This is the beginning of a series of four pieces that will feature personal profiles of the new faculty at UT Computer Science.
If you’ve seen movies like Tangled and the Hobbit you might have been
unknowingly exposed to new UT Computer Science Assistant Professor Etienne Vouga. That’s because companies like Disney and Weta Digital have used his work in the study of geometry and physics of every day material.
Etienne’s work stems from his interest in computers at a very young age. He would play computer games, hack them and think of ways to make them better. This interest is what eventually led him to receive his BA in mathematics and computer science from Rice University, and his Ph.D. in computer science from Columbia University.
Throughout his education, research played a large role. Etienne specifically studied the geometry of the physics of everyday materials and what causes these materials to react in a certain way. Examples of this include how hair twists and curls, the way cloth wrinkles and folds, and the relationship of a stone building’s shape to its stability.
“I study the geometry of these objects and come up with a way to approximate this behavior,” Etienne said. “From there that let’s you translate the physical laws into algorithms on the computers.”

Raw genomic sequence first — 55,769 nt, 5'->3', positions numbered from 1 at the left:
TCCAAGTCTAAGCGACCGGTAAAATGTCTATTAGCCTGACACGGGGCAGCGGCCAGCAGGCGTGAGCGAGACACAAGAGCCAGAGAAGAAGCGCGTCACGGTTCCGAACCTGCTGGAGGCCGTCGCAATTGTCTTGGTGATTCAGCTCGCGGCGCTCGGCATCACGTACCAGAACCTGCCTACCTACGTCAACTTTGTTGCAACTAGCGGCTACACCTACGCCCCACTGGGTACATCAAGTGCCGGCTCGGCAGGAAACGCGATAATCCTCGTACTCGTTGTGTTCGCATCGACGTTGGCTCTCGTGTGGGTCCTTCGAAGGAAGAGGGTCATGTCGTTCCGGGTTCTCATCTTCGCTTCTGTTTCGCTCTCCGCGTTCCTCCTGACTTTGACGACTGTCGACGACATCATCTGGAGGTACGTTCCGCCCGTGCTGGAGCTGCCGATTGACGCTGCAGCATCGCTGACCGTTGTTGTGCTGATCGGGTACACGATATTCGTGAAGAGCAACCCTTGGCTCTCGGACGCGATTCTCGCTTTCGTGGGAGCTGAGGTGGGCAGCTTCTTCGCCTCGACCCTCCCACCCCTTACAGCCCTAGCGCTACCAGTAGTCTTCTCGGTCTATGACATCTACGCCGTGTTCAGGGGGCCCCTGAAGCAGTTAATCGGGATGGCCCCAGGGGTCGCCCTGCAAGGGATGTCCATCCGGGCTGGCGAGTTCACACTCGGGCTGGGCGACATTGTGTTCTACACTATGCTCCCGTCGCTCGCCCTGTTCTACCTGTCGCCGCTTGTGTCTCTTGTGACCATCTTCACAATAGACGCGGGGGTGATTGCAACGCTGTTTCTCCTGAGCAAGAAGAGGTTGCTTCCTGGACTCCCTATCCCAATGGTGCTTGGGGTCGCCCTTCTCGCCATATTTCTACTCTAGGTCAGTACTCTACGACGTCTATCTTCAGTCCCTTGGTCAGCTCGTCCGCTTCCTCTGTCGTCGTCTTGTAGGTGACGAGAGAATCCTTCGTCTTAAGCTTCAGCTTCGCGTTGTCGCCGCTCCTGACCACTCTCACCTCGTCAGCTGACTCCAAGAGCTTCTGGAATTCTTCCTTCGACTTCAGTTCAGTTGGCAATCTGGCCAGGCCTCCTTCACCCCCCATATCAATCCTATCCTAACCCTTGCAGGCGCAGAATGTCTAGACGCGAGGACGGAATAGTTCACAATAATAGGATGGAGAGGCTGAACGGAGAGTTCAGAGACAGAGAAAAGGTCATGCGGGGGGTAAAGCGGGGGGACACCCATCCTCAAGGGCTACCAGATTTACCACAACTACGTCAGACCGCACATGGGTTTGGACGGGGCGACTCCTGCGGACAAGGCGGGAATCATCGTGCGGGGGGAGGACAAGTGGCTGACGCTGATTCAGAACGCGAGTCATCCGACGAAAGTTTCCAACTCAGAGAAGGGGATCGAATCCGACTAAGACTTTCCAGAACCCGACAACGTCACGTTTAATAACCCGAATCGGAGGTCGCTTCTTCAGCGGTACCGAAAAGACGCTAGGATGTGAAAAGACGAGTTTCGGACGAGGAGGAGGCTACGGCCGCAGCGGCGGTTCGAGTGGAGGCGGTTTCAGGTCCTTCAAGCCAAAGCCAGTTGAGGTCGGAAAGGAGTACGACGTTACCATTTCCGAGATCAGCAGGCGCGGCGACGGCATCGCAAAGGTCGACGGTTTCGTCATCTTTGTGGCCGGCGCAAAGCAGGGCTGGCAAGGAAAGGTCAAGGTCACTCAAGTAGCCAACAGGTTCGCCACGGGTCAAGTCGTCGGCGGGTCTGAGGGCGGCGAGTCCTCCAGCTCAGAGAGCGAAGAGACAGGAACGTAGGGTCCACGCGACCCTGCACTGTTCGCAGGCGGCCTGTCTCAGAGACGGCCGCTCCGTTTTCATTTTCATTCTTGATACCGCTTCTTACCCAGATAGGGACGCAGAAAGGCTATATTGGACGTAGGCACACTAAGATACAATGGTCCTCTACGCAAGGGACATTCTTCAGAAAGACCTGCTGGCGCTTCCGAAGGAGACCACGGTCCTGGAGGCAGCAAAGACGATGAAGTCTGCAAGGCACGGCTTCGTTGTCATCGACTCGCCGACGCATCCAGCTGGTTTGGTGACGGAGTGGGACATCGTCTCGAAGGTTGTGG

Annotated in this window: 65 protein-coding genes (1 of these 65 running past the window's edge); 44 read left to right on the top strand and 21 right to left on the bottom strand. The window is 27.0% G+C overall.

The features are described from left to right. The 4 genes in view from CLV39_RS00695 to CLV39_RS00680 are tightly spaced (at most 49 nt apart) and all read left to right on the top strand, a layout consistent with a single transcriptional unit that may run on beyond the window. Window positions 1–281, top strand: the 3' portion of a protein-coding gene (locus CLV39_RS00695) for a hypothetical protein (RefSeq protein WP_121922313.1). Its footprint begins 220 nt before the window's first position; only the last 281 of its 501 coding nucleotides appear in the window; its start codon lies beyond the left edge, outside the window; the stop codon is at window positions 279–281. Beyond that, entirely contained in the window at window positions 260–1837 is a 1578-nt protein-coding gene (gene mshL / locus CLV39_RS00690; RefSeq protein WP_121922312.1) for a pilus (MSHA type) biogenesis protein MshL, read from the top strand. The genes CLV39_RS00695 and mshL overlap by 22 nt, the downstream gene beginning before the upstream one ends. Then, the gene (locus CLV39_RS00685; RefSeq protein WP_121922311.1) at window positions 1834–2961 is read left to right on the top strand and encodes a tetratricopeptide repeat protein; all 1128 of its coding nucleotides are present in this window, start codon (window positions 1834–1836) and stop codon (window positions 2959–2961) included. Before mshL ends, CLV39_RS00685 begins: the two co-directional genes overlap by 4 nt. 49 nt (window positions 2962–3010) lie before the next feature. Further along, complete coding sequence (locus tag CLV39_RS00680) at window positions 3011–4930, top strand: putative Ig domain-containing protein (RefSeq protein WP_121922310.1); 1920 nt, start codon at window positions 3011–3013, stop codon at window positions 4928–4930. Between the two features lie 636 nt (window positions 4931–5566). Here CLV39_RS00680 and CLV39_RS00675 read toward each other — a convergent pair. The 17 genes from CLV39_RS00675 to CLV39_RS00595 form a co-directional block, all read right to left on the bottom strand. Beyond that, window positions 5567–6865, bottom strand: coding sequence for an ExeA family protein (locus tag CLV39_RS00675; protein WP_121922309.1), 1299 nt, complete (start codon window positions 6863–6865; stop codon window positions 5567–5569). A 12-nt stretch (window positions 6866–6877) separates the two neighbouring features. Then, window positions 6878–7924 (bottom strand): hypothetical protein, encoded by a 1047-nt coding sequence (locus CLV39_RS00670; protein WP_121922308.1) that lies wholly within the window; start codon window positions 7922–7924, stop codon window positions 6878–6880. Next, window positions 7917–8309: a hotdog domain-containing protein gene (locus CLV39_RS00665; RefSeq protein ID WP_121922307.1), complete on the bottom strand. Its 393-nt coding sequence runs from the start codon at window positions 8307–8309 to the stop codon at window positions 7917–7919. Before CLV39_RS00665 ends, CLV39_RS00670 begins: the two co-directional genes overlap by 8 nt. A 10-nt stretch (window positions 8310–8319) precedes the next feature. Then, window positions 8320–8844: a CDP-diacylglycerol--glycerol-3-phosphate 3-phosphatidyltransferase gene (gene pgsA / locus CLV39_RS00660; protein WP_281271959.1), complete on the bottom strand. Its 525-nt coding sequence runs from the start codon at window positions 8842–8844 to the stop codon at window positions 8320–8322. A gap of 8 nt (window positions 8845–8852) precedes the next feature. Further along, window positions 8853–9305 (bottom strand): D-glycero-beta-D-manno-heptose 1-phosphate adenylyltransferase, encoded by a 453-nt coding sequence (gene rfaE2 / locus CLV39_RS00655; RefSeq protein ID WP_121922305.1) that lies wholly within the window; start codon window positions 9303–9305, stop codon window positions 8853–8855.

This is the second of a series of four pieces that will feature personal profiles of the new faculty at UT Computer Science.
His research and the algorithms he has created have been used to make cloth and hair movement look more realistic in films. His work of a framework for simulating the behavior of cloth under contact was featured in the 2012 Communications of the Association for Computing Machinery (ACM) Research highlights.
The research and work he has done prior to his time at UT were leading factors in what drew him to make the decision to be a member of the computer science faculty. He says specifically that UT’s Institute for Computational and Engineering Science played a part in the decision.
“The resources available at ICES compliment my own research,” Etienne said. “It is based in computer science and computer graphics but frequently relies on and has applications for computational mechanics engineering and applied math.”
When Etienne is not teaching students physical simulations for computer graphics, he has been working with ICES to brainstorm the idea of ways to 3D print a human liver. Working with ICES provides the opportunity to have strong collaborations between people of different disciplines to work on solving more problems.
In the future Etienne hopes to be able to use his research and his work from UT to be able to give people the tools they need to completely design the world around them.
“I think we are moving toward a world where you’ll be able to be in complete control of everything around you and the computer will be able to help you do that.”